When I was in San Francisco a couple weeks ago, Michael introduced Girish and me to a whole pack of Bay Area bloggers and film folk, several of whom, I was happy to discover, were eager to discuss my “Great Guitar Songs” project. It’s kind of a music geek’s wet dream, really. Just deciding which three Led Zeppelin songs to include, I’ve discovered, can kill, like, 30 or 40 minutes if you pose the question to the right coworkers.
Last weekend, when Joanna and I drove down to Chattanooga, we listened to nothing but the first draft of my 5-disc compilation. She was quick to point out a glaring omission, God bless her — “Barracuda” by Heart. I also realized that I’d taken my fondness for ’60s garage rock a bit far and needed to trim some of the fat. Also, we both agreed the collection needed some AC/DC.
Here’s something I’ve learned about AC/DC, though. Apparently they’re one of the final holdouts of the iTunes era. (I assume this goes hand-in-hand with their weird distribution deal with Wal-Mart.) None of my regular sources — eMusic, Amazon, or iTunes — sell AC/DC songs, so, instead, I drove over to Knoxville’s music mecca, The Disc Exchange, and plunked down $7.99 for a brand new copy of Powerage (1978).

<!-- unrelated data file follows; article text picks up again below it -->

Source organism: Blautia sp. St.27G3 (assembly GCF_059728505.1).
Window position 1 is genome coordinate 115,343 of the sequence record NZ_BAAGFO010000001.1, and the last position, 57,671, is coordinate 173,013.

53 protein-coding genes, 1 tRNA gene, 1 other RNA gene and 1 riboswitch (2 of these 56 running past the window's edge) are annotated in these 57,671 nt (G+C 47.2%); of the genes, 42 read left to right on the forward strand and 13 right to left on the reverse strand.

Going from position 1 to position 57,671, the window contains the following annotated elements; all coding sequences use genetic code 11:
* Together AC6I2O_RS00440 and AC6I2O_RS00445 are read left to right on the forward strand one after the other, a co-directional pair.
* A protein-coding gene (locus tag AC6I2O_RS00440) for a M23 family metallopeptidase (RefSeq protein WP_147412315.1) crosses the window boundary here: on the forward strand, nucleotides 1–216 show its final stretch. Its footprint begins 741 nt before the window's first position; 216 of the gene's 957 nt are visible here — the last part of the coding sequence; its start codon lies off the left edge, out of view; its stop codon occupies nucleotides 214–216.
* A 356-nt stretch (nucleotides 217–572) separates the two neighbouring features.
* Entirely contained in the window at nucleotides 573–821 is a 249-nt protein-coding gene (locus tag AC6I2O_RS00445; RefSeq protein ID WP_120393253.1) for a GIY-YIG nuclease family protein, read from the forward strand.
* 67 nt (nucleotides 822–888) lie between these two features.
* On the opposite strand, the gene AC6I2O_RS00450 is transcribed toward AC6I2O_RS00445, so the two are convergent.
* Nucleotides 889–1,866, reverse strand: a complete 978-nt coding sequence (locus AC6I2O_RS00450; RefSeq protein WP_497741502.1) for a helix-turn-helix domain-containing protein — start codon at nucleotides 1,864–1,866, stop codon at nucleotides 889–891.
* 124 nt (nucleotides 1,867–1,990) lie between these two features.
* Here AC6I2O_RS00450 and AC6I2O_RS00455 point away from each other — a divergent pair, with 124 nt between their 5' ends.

Here’s something else I’ve learned about AC/DC. They rock. I mean, I’ve known AC/DC rocks since I was 9 years old and my friend Steve put Back in Black on his turntable and dropped the needle on “You Shook Me All Night Long.” What surprised me, though, is that they still rock, long after the brand of heavy metal they discovered was made into a joke by ’80s hair bands, and long after I “outgrew” my fondness for early metal.
I bought Powerage rather than one of the other, more obvious choices because it includes “Riff Raff,” hands-down my favorite AC/DC song. There’s much to love about this song — the opening crescendo, Angus’s riffs, the driving 8th-note bassline, the unimpeachable beauty of a 3-chord song — but I developed my crush on it after listening to Mark Kozelek’s What’s Next to the Moon for the 15th or 20th time. Moon is an entire album of AC/DC covers, all culled from the Bon Scott era, and all given the full-on Kozelek treatment: soft, acoustic renditions, lovingly and sweetly sung. I’ll be damned if Kozelek doesn’t turn Bon Scott into a kind of Woody Guthrie or Hank Williams — a simple man capable of transforming simple desire and simple language into heartbreaking folk poetry. Check out Kozelek’s version of “Riff Raff.” Both versions, I’ve decided, are going on my nephew’s CDs.